12. Search for Florence Levenez in:

  13. Search for Joel Doré in:

  14. Search for Ismo Mattila in:

  15. Search for Damian R. Plichta in:

  16. Search for Päivi Pöhö in:

  17. Search for Lars I. Hellgren in:

  18. Search for Manimozhiyan Arumugam in:

  19. Search for Shinichi Sunagawa in:

  20. Search for Sara Vieira-Silva in:

  21. Search for Torben Jørgensen in:

  22. Search for Jacob Bak Holm in:

  23. Search for Kajetan Trošt in:

  24. Search for MetaHIT Consortium in:

  25. Search for Karsten Kristiansen in:

  26. Search for Susanne Brix in:

  27. Search for Jeroen Raes in:

  28. Search for Jun Wang in:

  29. Search for Torben Hansen in:

  30. Search for Peer Bork in:

  31. Search for Søren Brunak in:

  32. Search for Matej Oresic in:

  33. Search for S. Dusko Ehrlich in:

  34. Search for Oluf Pedersen in:


O.P., S.D.E. and P.B. devised the study. O.P., S.D.E., S.Bru. and H.B.N. designed the study protocol and supervised all parts of the project. H.B.N. and S.Bru. led the data integration, the bioinformatics analyses and did the primary interpretation of analytical outcomes in close collaboration with H.K.P. and V.G. H.K.P., V.G., B.A.H.J., T.Hy., E.P., D.P., S.S., F.H., K.F., J.B.H. and S.V.-S. performed data analyses. T.N., T.Ha. and O.P. composed the clinical protocol, carried out phenotyping of study participants including collection of biological samples and physiological data generation and interpretation. F.L. performed DNA extraction and J.D. supervised DNA extraction. J.W. supervised DNA sequencing and gene profiling. M.O., T.Hy., I.M., K.T. and P.P. performed profiling of serum metabolomics and serum lipidomics. B.A.H.J., K.K., J.B.H. and S.Bri. performed mouse experiments. H.B.N., H.K.P. and V.G. drafted the first versions of the paper with critical and substantial contributions from O.P., S.Bru., T.N., J.R., K.F., F.H., M.O., L.I.H., D.P., G.F., P.B. and S.D.E. All authors approved the final version. MetaHIT consortium members provided support and constructive criticism throughout MetaHIT research operations.

Competing interests

The authors declare no competing financial interests.

Corresponding authors

Correspondence to Søren Brunak or Matej Oresic or S. Dusko Ehrlich or Oluf Pedersen.

Reviewer Information Nature thanks J. Garrett, L. Groop, C. Lozupone, G. Siuzdak and the other anonymous reviewer(s) for their contribution to the peer review of this work.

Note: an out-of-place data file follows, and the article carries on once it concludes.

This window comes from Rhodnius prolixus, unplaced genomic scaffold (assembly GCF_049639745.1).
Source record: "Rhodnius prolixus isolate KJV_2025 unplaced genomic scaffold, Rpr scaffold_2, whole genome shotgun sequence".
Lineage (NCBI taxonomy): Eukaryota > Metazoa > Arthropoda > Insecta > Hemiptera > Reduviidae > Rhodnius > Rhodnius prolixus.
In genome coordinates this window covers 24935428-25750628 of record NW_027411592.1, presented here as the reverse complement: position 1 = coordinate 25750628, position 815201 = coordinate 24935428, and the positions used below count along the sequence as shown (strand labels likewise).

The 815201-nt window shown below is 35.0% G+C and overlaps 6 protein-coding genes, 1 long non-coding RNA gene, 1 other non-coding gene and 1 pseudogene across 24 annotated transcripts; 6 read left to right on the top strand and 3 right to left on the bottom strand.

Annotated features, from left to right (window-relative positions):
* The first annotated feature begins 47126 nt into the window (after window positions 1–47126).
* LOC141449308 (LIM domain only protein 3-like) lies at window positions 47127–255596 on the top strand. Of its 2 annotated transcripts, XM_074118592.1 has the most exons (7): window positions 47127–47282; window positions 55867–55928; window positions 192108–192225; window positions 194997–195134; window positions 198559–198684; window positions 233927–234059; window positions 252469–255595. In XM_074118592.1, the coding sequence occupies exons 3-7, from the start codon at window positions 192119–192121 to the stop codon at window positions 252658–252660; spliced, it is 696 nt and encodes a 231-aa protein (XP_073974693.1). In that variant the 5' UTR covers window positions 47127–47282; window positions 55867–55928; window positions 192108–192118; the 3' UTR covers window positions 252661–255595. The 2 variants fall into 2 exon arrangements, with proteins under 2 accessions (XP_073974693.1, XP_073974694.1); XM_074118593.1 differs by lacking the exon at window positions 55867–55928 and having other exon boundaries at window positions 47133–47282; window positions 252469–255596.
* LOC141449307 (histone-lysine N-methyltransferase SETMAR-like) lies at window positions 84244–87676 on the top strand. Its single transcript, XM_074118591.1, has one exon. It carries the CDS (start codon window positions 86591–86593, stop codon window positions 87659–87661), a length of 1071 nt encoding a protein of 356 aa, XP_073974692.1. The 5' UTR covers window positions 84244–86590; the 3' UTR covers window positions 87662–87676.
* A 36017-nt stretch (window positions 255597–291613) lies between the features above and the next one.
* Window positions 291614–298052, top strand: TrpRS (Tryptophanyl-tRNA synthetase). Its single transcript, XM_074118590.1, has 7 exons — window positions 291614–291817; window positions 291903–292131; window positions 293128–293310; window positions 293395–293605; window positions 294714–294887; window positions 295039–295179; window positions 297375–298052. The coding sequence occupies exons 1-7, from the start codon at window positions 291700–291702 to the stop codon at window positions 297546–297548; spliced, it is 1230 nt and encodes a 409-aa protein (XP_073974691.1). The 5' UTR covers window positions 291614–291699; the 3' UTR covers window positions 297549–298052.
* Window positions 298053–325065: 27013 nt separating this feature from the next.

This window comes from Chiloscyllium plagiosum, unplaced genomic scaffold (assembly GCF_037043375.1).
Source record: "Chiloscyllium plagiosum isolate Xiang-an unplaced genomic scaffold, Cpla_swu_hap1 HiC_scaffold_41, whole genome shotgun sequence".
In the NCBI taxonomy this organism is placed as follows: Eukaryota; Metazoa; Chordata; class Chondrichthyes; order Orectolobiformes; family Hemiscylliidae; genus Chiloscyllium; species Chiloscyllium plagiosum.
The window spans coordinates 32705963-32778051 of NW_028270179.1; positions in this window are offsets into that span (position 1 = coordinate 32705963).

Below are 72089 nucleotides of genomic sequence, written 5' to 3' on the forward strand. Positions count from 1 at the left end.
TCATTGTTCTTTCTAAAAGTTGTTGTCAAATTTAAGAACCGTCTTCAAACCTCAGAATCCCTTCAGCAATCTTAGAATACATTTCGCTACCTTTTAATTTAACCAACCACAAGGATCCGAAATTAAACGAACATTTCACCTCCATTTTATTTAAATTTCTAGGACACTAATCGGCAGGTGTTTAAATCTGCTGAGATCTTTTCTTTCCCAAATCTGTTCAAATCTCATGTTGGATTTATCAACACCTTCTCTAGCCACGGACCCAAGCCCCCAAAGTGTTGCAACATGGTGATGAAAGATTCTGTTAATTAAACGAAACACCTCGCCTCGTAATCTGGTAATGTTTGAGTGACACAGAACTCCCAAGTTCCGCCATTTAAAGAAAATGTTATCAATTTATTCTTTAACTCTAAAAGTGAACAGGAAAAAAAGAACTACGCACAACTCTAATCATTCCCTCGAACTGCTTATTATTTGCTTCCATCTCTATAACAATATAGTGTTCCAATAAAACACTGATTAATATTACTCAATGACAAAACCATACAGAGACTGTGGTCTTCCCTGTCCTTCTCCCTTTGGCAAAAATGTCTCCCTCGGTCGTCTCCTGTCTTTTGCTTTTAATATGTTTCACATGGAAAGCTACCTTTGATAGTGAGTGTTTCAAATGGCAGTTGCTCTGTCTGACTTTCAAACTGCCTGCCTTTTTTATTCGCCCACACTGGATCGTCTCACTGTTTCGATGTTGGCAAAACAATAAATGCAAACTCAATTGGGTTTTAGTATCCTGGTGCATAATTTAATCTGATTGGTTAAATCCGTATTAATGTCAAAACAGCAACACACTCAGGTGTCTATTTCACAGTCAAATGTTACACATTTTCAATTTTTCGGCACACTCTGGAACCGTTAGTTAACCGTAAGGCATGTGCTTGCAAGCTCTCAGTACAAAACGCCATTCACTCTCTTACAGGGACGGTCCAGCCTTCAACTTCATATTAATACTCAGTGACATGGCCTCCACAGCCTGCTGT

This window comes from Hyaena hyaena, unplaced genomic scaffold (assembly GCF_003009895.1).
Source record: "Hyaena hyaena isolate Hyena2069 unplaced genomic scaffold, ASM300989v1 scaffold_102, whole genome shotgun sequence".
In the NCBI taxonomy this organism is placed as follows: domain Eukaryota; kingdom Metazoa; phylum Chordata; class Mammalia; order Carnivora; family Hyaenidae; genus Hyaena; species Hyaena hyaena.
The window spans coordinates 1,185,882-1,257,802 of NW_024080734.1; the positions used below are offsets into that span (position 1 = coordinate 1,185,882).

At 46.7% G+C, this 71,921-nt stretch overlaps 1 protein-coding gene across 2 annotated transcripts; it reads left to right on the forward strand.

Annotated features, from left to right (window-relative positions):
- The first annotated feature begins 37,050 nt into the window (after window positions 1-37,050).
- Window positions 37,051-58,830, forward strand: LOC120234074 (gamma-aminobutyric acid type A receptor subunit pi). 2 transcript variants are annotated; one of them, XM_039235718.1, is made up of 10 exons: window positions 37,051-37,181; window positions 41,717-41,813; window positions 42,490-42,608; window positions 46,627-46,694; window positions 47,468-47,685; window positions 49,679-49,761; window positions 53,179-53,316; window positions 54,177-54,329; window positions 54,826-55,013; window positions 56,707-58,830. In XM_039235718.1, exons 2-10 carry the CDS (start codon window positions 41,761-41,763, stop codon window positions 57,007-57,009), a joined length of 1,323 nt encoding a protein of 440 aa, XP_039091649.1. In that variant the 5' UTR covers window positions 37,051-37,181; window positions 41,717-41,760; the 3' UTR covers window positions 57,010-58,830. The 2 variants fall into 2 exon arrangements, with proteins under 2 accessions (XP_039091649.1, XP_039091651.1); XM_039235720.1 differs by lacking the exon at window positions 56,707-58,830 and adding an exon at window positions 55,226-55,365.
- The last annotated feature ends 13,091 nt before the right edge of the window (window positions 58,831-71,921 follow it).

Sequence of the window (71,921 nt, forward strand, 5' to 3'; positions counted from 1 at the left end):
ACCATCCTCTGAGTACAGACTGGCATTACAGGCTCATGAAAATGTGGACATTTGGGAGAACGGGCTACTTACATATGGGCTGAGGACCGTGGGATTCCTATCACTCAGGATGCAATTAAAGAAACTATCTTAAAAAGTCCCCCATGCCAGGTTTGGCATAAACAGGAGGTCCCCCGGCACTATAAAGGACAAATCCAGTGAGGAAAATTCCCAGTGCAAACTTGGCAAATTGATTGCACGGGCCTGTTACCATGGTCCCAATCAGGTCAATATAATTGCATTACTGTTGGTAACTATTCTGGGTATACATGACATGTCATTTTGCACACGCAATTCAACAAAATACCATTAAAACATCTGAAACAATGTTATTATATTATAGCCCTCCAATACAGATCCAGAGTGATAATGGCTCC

Extended data

Extended data figures

  1. 1.

    Distributions of continuous physiological traits for the 291 non-diabetic individuals, 75 type 2 diabetes patients and 75 matched non-diabetic controls.

  2. 2.

    The number of metabolite clusters, species and microbiome functional modules significantly associated with HOMA-IR, HOMA-IRBMIadj, and metabolic syndrome.

  3. 3.

    Fine-grained correlation profile of fasting serum metabolite clusters and physiological traits in 291 non-diabetic individuals.

  4. 4.

    Fine-grained correlation profile of IR- and metabolic-syndrome-associated microbial species and physiological traits in 277 non-diabetic individuals.

  5. 5.

    Correlations between IR- and metabolic syndrome-associated microbial species and fasting serum metabolite clusters in 277 non-diabetic individuals.

  6. 6.

    Abundances of P. copri and B. vulgatus anti-correlate and their combined abundance correlates with HOMA-IR in 277 non-diabetic individuals.

  7. 7.

    Correlations between microbial species and both HOMA-IR and the BCAA-containing metabolite cluster (M10) in 277 non-diabetic individuals.

  8. 8.

    Microbial driver species for associations between microbiome functional modules and insulin resistance in 277 non-diabetic individuals.

  9. 9.

    An in-depth view of the microbial BCAA biosynthesis pathway and BCAA inward transport system, illustrating the correlations between microbial KEGG orthologous gene groups and serum metabolites with human insulin resistance.

  10. 10.

    Oral glucose tolerance test after two weeks of P. copri or sham gavaging and 16S rDNA amplicon sequencing of faecal samples from mice after three weeks of treatment with P.copri or sham.

Supplementary information

PDF files

  1. 1.

    Supplementary Information

    This file contains full legends for Supplementary Tables 1-17, Supplementary Results and Discussion and a list of additional MetaHIT consortium members.

Excel files

  1. 1.

    Supplementary Data

    This file contains Supplementary Tables 1-17 – see Supplementary Information document for full legends.

About this article

Publication history







By submitting a comment you agree to abide by our Terms and Community Guidelines. If you find something abusive or that does not comply with our terms or guidelines please flag it as inappropriate.